Helicopter Engine Failure in the Hover


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Engine failure in the hover is extremely rare. Image by Helen Krasner

How to Deal With Engine Failure in the Hover

If there is a warning of engine failure in the hover (usually a horn or other auditory sign), lowering the collective would not be sensible. If you were to do this from a normal 4 to 5-foot hover height, the helicopter would simply end up crashing to the ground. Instead, you should simply hold the collective position, then gradually raise the collective a little to cushion the landing as the helicopter gently settles on to the ground. You will also need to apply the right pedal, because without an engine the helicopter will tend to yaw (turn) to the left due to the turning effect of the tail rotor. This is actually the most obvious sign of engine failure in the hover. Of course, you will also need to hold the cyclic position steady.

During a hover/engine failure situation, it is important that the pilot learn to realize what is happening and not to react by trying to get on the ground as quickly as possible, i.e. by lowering the collective. This tends to be instinctive without prior practice of the correct technique. In helicopter flight training, you will learn to deal with engine failure when the instructor closes the throttle, at first with a warming, and later possibly without advance notice.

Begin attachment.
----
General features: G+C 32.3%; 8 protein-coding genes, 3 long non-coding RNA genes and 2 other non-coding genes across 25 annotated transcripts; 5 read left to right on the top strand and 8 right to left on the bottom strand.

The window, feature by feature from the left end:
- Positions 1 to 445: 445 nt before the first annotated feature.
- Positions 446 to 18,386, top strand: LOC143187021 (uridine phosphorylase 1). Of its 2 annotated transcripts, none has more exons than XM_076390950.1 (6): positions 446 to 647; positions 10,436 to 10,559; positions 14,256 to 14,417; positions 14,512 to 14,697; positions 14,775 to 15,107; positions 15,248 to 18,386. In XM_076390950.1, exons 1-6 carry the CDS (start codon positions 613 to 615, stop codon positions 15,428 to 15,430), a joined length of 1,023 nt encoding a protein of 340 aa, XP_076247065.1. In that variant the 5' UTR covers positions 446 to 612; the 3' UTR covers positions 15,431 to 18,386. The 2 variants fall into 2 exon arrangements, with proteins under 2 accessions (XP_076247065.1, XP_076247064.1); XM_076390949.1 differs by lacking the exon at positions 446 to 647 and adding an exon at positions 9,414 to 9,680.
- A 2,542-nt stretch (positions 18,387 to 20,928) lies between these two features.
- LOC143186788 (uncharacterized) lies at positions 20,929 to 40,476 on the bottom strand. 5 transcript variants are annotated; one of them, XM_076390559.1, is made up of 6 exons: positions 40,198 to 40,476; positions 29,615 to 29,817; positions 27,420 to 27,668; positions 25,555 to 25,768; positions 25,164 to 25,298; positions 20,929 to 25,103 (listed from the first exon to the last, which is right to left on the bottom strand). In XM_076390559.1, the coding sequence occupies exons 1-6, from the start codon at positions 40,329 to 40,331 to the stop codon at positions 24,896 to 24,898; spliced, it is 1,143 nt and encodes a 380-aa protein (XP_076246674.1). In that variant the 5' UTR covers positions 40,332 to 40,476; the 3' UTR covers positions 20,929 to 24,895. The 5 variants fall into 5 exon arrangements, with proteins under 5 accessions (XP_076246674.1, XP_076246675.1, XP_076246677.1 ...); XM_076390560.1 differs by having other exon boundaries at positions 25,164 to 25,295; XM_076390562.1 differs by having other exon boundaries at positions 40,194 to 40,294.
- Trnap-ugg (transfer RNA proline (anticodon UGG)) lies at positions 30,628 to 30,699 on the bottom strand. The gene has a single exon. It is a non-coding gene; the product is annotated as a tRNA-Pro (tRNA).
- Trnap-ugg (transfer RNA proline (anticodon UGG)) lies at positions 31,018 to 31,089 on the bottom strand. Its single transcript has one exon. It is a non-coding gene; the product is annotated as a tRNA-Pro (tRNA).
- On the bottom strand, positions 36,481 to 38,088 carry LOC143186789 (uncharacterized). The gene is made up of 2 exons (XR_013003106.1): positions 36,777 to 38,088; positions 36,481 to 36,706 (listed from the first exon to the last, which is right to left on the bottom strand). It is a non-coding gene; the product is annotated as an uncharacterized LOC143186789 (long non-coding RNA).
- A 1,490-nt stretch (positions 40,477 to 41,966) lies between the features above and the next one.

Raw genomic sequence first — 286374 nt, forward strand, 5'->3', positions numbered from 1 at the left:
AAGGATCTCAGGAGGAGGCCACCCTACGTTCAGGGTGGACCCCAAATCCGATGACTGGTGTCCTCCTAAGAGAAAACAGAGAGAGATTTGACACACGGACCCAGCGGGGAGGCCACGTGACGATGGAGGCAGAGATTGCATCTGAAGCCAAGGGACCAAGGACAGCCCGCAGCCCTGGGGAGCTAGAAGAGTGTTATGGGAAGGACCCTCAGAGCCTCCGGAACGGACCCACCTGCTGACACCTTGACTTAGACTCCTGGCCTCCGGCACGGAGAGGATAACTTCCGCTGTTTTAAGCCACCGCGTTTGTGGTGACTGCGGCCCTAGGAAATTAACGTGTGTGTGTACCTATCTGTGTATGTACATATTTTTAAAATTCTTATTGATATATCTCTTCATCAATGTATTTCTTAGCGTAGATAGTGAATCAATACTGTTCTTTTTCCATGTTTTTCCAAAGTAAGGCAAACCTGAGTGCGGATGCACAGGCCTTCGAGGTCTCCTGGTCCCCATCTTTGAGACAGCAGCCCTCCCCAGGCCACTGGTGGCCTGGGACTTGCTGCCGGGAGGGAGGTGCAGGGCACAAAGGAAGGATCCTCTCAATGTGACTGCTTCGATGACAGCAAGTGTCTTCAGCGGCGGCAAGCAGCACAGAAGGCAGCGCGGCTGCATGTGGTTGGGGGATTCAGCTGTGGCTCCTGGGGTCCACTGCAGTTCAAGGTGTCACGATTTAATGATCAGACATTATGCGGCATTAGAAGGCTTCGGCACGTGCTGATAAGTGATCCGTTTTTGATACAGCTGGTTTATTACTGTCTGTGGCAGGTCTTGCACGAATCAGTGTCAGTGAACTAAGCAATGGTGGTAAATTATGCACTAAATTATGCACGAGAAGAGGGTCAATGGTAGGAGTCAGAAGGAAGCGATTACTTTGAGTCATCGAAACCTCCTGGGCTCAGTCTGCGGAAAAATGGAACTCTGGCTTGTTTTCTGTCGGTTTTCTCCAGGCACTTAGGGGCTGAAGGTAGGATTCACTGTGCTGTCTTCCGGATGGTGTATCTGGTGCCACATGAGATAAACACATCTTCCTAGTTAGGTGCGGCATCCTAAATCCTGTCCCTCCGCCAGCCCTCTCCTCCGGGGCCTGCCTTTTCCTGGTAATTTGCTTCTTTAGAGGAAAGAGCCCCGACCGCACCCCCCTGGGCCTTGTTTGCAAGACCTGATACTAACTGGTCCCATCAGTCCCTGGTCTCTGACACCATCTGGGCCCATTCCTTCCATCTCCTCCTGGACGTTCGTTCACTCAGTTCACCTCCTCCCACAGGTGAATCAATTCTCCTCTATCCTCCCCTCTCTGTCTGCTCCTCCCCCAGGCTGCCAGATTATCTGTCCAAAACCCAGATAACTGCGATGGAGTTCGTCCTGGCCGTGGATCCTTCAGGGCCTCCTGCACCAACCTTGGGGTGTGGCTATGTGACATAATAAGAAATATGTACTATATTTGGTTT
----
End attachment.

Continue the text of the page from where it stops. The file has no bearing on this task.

What About if the Engine Fails at Low Level?

If the engine fails when flying above 500 feet, a normal auto-rotation is possible and should not be too difficult. The same applies to engine failure in a normal hover. However, if the engine fails when in a high hover or at low level, such as when taking off, things are much more difficult. Basically all you can do is try to put the helicopter into a normal auto-rotation, but there is very little time available. This is one of the reasons why helicopter pilots are constantly told to either hover at a low level or fly at above 500 feet and spend as little time as possible getting from the first of these to the second. But of course sometimes both high hovering and low level flying are necessary, so it is essential to be wary and aware of the possible – though slight – dangers of this type of flying.

Engine Failure in a Helicopter

It should be emphasized yet again that engine failure is very rare. Modern day helicopters have very reliable engines and many, if not most, pilots go through a lifetime without ever experiencing a real-life engine failure outside of training and practice, in the hover or at any other time. I’ve been one of those, and I sincerely hope that trend continues!

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